That Sunday, O'Connell called End. End reiterated that the $15 million shortfall in the transaction had to be compensated from the fees in the transaction, which could only work if everyone entitled a fee took a “proportionate” or “pro rata” fee reduction.   Furthermore, End stated that Northstar would receive a cash fee of $1.5 million following such a “pro rata” reduction.   End also assured O'Connell that “everyone due a fee would take a ‘pro rata’ reduction, that ‘all parties would be treated on the same basis,’ that there would be an accounting of all fee reductions, [and] that the total fees in the transaction would be reduced by at least $15 million in order to meet Bicknell's price of $615 million.”   Complaint ¶ 39.

Based on End's representations, Northstar agreed to enter into a new fee agreement (“November Fee Agreement”) so as to reduce its fee to $1.5 million.   “Had Northstar known the truth, Northstar would not have agreed to reduce its fee to $1.5 million and the transaction could have been closed without such a fee reduction to Northstar.”   Complaint ¶ 42.

On or about October 20, 2005, four days after End's representations concerning pro rata fee reductions for all parties, Merrill Lynch and Bicknell/NPC entered into a mutual exclusivity agreement for the sale of NPC to Merrill Lynch for $615 million.   The purchase closed on May 3, 2006 and Northstar received its full $1.5 million fee.

In March 2007, Northstar saw NPC's press release, as well as its 10K and S-8 forms, which companies publicly file with the Securities and Exchange Commission.   Northstar realized that the total fees paid at the closing of the transaction had not decreased from the May 9, 2005 proposed amount of $23.5 million, but in fact had increased to $24,270,000 at the time of closing.   Thus, Northstar repeatedly requested that Merrill Lynch explain the increase in total fees paid in the transaction and provide an accounting of fees as promised by End.

In response, on May 9, 2007, End called O'Connell and told him for the first time that the reduction in fees was in fact not “proportionate” or “pro rata.”   End admitted that he told Quist and O'Connell that the fee reductions would be “proportionate” and “pro rata,” but stated to O'Connell that he regretted using the term “pro rata” because the fee reductions were not in fact so.   End further stated that he should have used a term other than “pro rata.”   End also stated, for the first time, that End's group, MLGPE, received a fee of $3,000,000, a 50% reduction from its usual fee, and that Stonington requested $1.5 million, but received $500,000 in payment.

O'Connell told End that this was not what End had represented in their telephone discussion on October 16, 2005, and reiterated his request for an accounting of all fees paid in the transaction.   End again stated that, although he told O'Connell in about October 2005 that the fee reductions were “pro rata,” this was not what he meant.   End agreed to provide Northstar an accounting of fees, stating that Cassey P. Davis of his office would provide such information via e-mail.   Quist e-mailed Davis requesting such information.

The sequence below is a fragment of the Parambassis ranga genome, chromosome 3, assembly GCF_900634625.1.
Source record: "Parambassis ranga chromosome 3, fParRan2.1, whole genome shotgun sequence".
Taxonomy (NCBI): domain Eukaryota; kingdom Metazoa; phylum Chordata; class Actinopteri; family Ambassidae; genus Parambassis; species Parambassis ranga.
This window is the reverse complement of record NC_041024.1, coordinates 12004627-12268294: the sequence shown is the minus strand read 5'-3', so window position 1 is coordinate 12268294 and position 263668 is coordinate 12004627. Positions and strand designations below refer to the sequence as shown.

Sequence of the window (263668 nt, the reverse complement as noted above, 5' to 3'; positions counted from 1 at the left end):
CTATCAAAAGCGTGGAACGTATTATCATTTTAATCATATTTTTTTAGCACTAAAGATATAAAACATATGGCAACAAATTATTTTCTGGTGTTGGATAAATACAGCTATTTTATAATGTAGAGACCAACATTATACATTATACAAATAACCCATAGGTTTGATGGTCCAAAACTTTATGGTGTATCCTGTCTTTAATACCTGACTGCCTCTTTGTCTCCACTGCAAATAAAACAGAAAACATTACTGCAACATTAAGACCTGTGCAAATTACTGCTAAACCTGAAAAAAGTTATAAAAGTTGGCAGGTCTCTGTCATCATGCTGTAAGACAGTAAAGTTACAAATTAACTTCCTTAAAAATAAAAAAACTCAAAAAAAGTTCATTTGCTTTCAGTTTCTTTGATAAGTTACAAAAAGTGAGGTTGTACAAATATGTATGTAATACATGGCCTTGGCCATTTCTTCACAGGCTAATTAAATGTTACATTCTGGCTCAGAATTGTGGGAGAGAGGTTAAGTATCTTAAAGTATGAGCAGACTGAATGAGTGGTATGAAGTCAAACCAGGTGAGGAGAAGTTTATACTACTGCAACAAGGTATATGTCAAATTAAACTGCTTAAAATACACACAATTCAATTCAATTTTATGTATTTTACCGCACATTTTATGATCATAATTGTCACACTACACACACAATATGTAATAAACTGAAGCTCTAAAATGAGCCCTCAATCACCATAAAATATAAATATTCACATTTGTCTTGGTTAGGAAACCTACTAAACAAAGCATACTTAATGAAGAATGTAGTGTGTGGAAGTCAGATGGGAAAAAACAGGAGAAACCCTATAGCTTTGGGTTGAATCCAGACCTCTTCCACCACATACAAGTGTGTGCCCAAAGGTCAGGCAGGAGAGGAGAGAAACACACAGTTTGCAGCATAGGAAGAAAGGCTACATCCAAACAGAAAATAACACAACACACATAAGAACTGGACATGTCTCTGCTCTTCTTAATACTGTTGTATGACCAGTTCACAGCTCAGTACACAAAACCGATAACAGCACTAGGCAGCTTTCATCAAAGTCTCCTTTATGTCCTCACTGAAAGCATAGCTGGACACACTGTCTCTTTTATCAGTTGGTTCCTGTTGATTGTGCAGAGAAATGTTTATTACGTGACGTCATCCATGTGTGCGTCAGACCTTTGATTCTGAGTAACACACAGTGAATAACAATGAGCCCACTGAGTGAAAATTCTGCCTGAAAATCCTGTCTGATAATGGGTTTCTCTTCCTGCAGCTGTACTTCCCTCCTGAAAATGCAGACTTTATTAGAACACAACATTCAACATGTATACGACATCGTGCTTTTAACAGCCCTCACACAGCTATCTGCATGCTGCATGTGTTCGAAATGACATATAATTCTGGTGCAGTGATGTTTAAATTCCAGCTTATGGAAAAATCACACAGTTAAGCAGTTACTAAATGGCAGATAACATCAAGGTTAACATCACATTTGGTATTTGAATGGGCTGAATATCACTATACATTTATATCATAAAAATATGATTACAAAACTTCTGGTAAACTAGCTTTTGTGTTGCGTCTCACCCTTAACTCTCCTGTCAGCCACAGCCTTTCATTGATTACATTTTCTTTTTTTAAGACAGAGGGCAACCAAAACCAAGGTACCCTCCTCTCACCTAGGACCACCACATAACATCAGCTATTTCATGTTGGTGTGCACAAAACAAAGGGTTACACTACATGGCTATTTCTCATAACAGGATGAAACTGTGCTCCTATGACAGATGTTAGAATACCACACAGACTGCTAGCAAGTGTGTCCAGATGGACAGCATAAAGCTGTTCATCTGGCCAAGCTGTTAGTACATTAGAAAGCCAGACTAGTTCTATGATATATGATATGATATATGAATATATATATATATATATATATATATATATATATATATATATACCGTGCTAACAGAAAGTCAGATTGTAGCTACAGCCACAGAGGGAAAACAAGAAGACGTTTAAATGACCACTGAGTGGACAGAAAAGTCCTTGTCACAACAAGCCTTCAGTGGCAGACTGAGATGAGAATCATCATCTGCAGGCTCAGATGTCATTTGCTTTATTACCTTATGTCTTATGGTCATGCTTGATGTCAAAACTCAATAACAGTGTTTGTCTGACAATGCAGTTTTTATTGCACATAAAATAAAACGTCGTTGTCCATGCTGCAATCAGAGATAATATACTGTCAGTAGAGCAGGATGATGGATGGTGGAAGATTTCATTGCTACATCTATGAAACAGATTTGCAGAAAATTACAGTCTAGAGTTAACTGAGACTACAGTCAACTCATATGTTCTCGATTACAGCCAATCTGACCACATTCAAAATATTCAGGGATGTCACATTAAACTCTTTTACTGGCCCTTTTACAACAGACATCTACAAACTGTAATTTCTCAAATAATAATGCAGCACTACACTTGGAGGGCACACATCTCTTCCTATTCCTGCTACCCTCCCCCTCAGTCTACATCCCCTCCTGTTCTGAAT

Not having received a response from Davis, Quist e-mailed End on/or around May 29, 2007, requesting that Northstar “be treated like the others [in the deal] and that Northstar's fee be increased based on End's representations and promises to Northstar that all the fees in the transaction were to have been reduced on a ‘proportionate,’ ‘pro rata’ basis, that everyone due a fee would sacrifice ‘equally,’ and that there would be an accounting of fees.”   Complaint ¶ 51.   End responded by e-mail the next day, and, for the first time, claimed that when discussing fee reductions, he was only referring to three fees-Northstar's, Stonington's, and MLGPE's, but not the Merrill Lynch $14,047,000 debt placement fees/costs, attorneys' fees, accountants' fees, or any other fees.   End further informed Northstar for the first time that the MLGPE fee had not been finalized until the closing and a fee agreement with Stonington did not exist until the “eleventh hour.”   End then refused to provide Northstar with the promised full accounting of fees.

O'Connell and Quist spoke with End by telephone on or about June 1, 2007, when End revealed that Northstar's fee reduction constituted the only agreed reduction in October 2005.   End indicated that he regretted the Northstar fee reduction and stated that he would consider creative solutions to the fee dispute in an effort to supplement the Northstar fee, requesting that Northstar forward such a proposal to Merrill Lynch.

On or about June 15, 2007, Northstar sent a letter to Merrill Lynch outlining the terms of a proposed settlement that would increase the Northstar fee, plus other considerations, in part by making the Northstar fee reduction identical to the 50% reduction received by End's organization, MLGPE.   End then sent a letter to Northstar refusing to settle the matter, or discuss it further, and for the first time denied stating that any fee reductions with the NPC transaction would be “pro rata.”